Background: An autosomal dominant syndrome of diffuse gastric cancer has been reported with germline mutations in the E-cadherin (CDH1) gene and has been identified in approximately 14 families and 50 individuals worldwide. Penetrance of the gene is 70% to 80%, and the average age of onset of gastric cancer is 37 years. These characteristics have led to the consideration of prophylactic total gastrectomy in family members with CDH1 mutations.
Methods: We report here the first use of prophylactic gastrectomy in 6 asymptomatic members of 2 families (2 males, 4 females; ages 22, 27, 28, 35, 39, and 40) based on family pedigree and genetic analysis. Total gastrectomy was performed via an upper midline incision, and reconstruction of the gastrointestinal tract was done via a Roux-en-Y esophagojejunostomy. Complete removal of all gastric mucosa was documented intraoperatively, and confirmation was made that only esophageal mucosa remained at the proximal specimen margin.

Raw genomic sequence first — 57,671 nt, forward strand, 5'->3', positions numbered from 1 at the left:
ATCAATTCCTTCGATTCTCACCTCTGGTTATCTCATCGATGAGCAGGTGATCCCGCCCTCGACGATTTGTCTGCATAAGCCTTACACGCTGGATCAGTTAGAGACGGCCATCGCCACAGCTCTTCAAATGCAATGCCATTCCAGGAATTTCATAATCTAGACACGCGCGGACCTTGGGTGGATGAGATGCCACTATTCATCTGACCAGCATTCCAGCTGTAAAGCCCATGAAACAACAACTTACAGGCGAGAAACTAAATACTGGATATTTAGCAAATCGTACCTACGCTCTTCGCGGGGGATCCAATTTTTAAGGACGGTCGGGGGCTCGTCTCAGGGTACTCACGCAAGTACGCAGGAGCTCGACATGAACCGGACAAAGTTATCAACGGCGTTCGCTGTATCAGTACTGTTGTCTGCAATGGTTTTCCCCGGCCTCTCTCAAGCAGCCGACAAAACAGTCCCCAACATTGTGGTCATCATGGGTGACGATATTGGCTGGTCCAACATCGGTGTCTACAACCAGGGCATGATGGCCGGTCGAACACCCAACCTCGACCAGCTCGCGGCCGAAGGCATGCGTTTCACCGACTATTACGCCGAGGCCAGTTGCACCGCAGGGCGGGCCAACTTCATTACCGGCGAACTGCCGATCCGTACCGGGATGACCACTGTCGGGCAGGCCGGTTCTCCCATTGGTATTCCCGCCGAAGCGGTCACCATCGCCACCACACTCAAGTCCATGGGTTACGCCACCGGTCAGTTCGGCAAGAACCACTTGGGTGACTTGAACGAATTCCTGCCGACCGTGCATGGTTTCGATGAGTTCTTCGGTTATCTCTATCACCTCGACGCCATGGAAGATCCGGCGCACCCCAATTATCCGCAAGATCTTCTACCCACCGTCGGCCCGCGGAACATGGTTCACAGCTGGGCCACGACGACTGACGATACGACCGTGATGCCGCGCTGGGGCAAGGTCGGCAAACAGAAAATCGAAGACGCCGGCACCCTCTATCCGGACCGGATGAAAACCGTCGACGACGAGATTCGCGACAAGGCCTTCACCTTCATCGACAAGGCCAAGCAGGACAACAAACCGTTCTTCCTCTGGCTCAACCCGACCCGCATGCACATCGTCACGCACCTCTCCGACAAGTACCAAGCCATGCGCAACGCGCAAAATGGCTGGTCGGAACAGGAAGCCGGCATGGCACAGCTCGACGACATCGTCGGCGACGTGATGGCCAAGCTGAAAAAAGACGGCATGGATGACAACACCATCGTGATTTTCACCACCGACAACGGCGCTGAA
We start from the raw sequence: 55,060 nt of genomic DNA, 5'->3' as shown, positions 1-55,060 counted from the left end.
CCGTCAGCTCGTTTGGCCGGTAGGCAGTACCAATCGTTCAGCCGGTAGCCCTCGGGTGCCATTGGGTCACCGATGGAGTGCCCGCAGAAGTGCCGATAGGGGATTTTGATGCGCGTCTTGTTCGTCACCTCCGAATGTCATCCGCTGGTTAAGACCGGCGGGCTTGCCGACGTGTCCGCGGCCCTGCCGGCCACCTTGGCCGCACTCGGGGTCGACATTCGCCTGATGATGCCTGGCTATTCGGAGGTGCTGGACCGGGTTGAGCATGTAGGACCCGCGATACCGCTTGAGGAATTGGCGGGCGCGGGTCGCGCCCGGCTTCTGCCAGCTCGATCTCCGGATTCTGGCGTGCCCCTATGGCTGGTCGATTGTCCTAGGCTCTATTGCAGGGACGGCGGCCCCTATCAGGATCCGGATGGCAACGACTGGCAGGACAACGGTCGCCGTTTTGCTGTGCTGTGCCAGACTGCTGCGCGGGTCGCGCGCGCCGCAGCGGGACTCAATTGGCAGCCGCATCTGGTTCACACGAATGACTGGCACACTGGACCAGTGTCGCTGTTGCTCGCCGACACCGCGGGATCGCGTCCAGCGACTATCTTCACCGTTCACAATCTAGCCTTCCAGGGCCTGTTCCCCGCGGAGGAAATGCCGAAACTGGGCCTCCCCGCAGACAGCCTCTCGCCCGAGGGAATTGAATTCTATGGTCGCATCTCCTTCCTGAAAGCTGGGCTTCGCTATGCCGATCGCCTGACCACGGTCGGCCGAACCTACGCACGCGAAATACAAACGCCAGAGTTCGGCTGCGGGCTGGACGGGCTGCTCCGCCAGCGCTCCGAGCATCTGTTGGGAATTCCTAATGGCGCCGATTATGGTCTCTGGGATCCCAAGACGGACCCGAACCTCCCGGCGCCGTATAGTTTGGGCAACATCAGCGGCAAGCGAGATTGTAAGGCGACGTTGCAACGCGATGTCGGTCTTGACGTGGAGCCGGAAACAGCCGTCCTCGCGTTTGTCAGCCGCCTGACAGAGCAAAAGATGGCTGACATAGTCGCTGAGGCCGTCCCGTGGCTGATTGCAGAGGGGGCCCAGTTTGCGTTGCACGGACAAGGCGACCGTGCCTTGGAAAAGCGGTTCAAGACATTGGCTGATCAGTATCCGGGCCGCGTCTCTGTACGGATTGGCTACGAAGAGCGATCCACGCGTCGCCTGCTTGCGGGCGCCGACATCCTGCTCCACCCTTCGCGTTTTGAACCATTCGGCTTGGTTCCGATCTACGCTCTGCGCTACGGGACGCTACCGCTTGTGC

Results: The gastric specimens appeared normal, and the results of routine pathologic examination were negative for cancer. All specimens from patients who tested positive for E-cadherin mutations were subjected to a research protocol of microscopic sectioning in which 150 to 250 tissue blocks were examined. All of these patients had microscopic foci of cancer, often at multiple sites, with overlying normal gastric mucosa.
Conclusions: E-cadherin gene mutations in association with familial gastric cancer is a new disease for which prophylactic surgery must be considered. The morbidity of this operation is much higher than that for other genetic diseases, but the alternative is a mortality risk of more than 80% at a young age.